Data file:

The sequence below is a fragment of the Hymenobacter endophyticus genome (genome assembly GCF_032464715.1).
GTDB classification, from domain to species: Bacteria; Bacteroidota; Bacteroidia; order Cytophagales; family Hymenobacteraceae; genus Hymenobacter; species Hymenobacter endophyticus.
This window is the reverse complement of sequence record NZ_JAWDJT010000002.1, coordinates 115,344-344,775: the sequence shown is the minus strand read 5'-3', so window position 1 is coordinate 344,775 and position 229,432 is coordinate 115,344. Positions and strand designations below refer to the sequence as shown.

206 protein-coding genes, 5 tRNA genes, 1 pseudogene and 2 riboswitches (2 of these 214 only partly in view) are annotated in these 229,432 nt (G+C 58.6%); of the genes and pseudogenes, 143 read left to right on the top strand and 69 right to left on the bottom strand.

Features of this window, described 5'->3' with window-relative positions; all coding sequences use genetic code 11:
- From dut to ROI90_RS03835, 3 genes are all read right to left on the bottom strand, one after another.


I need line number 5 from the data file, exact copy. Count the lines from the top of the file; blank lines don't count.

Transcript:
Features of this window, described 5'->3' with window-relative positions; all coding sequences use genetic code 11: